The GE senior executive who lost out to Immelt was Robert Nardelli-more in line with GE's tradition under Welch (and in fact was known as "Little Jack"). Nardelli was then immediately appointed as CEO of Home Depot in December 2000. Erring on the too-tight side of the equation, Nardelli streamlined operations and centralized supply orders, which resulted in the doubling of sales. Revenue increased from $45.7 billion in 2000 to $81.5 billion in 2005. (Incidentally, this was a slower rate of growth than Home Depot had previously experienced-the company had doubled in size every four years from 1979 to 2001, admittedly largely through expansion.) The cracks began to show as employees and customers were turned off by Nardelli's hard, results-driven management and as the company's share price eventually stagnated. Nardelli abruptly resigned in January 3, 2007, with a severance package of $210 million, which further alienated stakeholders. On August 5, 2007, as I write this chapter, it was announced that Nardelli has been appointed as chairman and CEO of Chrysler. Watch out, Chrysler, unless Nardelli has learned more about Secret One through his experiences at Home Depot. (Irony of ironies, business guru Ram Charan, 2007, p. 102, lavishes ten pages of praise on Nardelli for his leadership at Home Depot in "reinventing an entire social system." Caveat lector.)

I am aware that this analysis runs the risk of attributing the ups and downs of a company to the CEO as the dominant figure. In fact, as I will conclude eventually, it is the culture of the entire organization that counts, shaped by the CEO but manifested by leaders at all levels of the organization.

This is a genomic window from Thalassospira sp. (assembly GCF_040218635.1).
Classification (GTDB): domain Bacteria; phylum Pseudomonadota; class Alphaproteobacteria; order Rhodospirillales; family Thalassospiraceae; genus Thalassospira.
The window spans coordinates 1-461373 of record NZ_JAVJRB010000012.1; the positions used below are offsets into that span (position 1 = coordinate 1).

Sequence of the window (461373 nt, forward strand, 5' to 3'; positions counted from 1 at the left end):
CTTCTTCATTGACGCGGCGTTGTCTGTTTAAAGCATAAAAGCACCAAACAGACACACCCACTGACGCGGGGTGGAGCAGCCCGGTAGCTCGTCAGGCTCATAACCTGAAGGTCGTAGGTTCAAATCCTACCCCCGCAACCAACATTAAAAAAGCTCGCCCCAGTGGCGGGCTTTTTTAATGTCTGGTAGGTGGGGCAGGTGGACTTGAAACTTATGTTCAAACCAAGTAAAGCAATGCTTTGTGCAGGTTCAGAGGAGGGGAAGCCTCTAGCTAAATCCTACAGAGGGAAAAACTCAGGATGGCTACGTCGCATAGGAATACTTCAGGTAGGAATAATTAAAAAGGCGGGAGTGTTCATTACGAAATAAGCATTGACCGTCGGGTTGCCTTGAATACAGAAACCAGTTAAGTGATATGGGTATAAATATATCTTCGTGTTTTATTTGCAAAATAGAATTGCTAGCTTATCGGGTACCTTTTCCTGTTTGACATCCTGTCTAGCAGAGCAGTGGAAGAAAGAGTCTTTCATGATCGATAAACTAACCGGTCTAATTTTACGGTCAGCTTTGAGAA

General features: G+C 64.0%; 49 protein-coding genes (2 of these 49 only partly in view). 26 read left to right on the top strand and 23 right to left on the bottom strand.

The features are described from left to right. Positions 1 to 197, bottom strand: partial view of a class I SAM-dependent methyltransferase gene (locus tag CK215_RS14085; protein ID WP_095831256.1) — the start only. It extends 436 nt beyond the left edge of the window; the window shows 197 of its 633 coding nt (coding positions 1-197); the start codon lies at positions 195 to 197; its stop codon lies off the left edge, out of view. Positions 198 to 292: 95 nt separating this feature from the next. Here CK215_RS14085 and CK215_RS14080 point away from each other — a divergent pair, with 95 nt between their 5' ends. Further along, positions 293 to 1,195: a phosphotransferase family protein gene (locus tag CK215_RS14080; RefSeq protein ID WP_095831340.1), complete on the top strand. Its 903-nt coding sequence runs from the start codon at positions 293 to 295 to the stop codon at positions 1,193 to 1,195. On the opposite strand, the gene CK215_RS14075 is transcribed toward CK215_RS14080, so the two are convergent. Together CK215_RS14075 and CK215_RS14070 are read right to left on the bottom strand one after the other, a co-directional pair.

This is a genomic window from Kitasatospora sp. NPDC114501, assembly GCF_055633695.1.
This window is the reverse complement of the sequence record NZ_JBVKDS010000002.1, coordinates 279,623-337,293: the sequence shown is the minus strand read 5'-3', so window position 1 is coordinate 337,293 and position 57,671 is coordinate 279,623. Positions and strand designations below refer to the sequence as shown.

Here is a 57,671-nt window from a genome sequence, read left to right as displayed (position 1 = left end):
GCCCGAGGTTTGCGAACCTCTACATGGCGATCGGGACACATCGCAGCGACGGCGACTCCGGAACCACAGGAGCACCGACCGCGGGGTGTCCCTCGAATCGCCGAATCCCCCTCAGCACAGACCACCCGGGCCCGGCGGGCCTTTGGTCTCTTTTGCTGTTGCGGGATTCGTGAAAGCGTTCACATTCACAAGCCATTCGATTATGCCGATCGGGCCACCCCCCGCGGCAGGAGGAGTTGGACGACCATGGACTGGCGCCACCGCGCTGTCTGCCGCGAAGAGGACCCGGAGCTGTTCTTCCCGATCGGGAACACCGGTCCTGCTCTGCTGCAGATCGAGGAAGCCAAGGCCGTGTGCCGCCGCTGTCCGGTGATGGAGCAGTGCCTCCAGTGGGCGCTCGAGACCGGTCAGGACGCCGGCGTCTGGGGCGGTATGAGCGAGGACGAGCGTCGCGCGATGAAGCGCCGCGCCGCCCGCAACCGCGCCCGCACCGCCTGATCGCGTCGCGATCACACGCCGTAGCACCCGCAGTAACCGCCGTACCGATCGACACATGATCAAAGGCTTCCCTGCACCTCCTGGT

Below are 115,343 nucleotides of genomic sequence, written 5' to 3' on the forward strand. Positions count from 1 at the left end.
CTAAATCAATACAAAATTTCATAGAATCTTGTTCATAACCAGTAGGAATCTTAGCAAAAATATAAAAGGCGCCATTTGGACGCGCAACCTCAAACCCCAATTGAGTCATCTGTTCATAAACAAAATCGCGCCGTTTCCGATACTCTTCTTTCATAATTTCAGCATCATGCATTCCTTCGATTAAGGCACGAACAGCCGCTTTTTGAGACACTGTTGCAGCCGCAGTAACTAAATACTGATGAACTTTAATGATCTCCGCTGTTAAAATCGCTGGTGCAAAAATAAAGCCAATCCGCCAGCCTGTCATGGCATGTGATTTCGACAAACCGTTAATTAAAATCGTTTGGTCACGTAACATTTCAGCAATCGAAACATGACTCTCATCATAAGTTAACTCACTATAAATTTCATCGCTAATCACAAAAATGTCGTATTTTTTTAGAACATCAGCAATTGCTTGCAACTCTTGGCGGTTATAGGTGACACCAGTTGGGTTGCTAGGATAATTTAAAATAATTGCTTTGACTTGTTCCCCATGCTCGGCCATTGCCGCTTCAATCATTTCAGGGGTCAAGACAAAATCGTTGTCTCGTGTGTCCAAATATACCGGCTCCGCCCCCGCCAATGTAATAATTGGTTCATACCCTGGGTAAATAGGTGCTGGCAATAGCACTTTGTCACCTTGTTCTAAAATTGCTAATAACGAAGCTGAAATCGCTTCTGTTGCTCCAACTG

Sisodia et al. (2007) did not begin their selection process by assessing companies' financial performance. (In other words, they avoided the halo effect by deferring the question of success.) Instead, in their first stage they sought nominations of companies that met their "humanistic performance" criterion-that is, they looked for companies that paid equal attention to all five stakeholders (customers, employees, investors, partners, society). They then proceeded to an initial screening (stage two), to in-depth research of the companies that passed screening (stage three), and to final selection of the FoEs (stage four). The following are the twenty-eight companies that made the final cut (p. 16):

Amazon eBay Johnson & Southwest BMW Google Johnson Starbucks Carmax Harley Jordan's Timberland Caterpillar Davidson Furniture Toyota Commerce Bank Honda LL Bean Trader Joe's Container IDEO New Balance UPS Store IKEA Patagonia Wegmans Costco JetBlue REI Whole Foods

Now we can work backwards. What was the financial performance of the companies in absolute terms and relative to their competitors? What did these companies stand for and do to get such results? First, let's look at the results of the financial analysis. Based on S&P 500 performance over the ten-year period between 1996 and 2006, "the public FoEs returned 1,026 percent for investors over the 10 years ... compared to 122 percent for the S&P 500; that's more than an 8-to-1 ratio! (Sisodia et al., 2007, p. iv; italics in original).

Sisodia and his colleagues then made a direct comparison with Jim Collins's eleven Good to Great (2001) companies (Abbott, Circuit City, Fannie Mae, Gillette, Kimberly-Clark, Kroger, Nucor, Philip Morris, Pitney Bowes, Walgreens, and Wells Fargo):